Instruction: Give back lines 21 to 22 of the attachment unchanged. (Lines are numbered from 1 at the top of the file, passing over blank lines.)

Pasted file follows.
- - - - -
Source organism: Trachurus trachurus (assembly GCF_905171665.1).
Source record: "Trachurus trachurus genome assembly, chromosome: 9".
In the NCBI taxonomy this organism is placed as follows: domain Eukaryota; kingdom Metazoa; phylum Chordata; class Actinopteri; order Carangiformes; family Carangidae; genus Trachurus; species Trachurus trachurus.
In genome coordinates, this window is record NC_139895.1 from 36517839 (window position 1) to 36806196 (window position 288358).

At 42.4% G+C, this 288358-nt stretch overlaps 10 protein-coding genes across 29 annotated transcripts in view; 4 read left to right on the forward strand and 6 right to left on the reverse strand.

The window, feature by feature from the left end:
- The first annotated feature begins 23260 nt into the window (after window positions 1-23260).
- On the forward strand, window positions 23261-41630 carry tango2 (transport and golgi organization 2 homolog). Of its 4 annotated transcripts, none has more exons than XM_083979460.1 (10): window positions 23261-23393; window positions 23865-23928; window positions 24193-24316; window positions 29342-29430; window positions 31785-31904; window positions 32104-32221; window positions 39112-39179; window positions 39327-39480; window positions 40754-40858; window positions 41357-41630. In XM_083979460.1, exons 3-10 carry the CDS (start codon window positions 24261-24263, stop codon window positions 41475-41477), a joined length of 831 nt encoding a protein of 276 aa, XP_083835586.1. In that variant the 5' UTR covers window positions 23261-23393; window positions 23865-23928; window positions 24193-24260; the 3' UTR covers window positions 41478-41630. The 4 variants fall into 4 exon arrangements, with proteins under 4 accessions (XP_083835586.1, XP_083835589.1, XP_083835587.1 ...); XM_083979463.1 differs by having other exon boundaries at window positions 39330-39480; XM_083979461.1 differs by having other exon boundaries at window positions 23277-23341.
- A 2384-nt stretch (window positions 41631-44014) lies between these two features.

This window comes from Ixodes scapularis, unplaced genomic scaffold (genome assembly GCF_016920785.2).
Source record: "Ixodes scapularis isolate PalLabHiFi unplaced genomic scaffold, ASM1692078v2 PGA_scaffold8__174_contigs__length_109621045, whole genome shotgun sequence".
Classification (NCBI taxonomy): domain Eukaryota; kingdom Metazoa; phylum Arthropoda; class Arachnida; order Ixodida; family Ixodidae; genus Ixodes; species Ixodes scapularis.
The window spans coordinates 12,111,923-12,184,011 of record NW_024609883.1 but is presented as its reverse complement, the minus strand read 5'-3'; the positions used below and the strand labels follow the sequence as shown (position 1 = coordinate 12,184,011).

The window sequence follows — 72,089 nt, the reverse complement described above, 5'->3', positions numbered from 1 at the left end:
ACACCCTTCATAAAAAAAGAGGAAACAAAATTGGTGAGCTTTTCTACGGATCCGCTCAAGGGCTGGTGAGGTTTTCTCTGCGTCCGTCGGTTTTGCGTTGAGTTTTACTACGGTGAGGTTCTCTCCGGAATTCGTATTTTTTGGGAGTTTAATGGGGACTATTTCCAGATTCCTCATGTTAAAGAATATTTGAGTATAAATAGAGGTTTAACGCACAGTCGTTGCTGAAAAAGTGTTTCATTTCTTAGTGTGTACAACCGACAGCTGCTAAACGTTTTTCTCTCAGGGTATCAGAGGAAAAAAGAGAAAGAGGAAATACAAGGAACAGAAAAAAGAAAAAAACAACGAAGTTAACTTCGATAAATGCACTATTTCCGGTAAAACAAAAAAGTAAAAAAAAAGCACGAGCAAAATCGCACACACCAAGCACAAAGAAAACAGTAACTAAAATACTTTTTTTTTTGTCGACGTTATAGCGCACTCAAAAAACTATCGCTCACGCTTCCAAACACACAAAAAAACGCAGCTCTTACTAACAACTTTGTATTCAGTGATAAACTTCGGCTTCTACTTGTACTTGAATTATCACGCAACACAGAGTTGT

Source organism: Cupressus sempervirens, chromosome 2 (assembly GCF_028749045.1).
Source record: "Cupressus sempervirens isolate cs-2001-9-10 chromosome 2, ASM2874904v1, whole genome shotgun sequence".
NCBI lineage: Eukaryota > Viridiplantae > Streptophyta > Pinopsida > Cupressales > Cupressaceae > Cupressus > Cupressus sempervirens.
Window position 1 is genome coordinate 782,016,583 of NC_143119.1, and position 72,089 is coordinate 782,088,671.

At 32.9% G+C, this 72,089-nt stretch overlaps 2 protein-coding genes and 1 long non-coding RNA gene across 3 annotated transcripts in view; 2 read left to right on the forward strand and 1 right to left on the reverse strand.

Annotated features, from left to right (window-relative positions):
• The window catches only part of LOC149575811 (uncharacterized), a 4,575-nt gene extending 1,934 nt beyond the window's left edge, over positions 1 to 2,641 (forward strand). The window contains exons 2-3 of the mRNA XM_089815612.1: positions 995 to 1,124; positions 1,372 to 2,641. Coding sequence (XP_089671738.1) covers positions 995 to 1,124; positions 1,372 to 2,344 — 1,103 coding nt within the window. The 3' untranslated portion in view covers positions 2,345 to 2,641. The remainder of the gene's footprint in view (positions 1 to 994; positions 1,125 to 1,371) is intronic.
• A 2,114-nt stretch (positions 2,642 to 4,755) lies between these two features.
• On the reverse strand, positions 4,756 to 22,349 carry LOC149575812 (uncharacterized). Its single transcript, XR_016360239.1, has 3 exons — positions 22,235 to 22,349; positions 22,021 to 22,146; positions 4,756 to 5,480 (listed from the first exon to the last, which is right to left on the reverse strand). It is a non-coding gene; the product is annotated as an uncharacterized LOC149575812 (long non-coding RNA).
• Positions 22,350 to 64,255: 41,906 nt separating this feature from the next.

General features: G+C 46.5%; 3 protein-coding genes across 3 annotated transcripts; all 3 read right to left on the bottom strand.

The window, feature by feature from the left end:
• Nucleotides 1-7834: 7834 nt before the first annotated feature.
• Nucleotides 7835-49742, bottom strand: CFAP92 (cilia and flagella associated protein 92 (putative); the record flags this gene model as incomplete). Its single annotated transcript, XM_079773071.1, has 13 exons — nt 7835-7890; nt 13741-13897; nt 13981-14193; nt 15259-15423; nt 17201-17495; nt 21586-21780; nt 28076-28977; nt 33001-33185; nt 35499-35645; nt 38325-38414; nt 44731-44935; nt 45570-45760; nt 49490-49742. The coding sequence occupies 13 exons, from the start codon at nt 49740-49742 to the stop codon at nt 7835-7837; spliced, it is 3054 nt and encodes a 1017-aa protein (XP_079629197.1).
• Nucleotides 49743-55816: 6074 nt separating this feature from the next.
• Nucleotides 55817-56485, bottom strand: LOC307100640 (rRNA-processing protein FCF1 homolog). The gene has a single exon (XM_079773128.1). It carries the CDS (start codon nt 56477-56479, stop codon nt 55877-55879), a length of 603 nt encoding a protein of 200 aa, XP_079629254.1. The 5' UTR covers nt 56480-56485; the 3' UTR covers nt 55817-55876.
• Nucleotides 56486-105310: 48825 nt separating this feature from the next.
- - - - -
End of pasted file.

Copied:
Annotated features, from left to right (window-relative positions):
• The window catches only part of LOC149575811 (uncharacterized), a 4,575-nt gene extending 1,934 nt beyond the window's left edge, over positions 1 to 2,641 (forward strand). The window contains exons 2-3 of the mRNA XM_089815612.1: positions 995 to 1,124; positions 1,372 to 2,641. Coding sequence (XP_089671738.1) covers positions 995 to 1,124; positions 1,372 to 2,344 — 1,103 coding nt within the window. The 3' untranslated portion in view covers positions 2,345 to 2,641. The remainder of the gene's footprint in view (positions 1 to 994; positions 1,125 to 1,371) is intronic.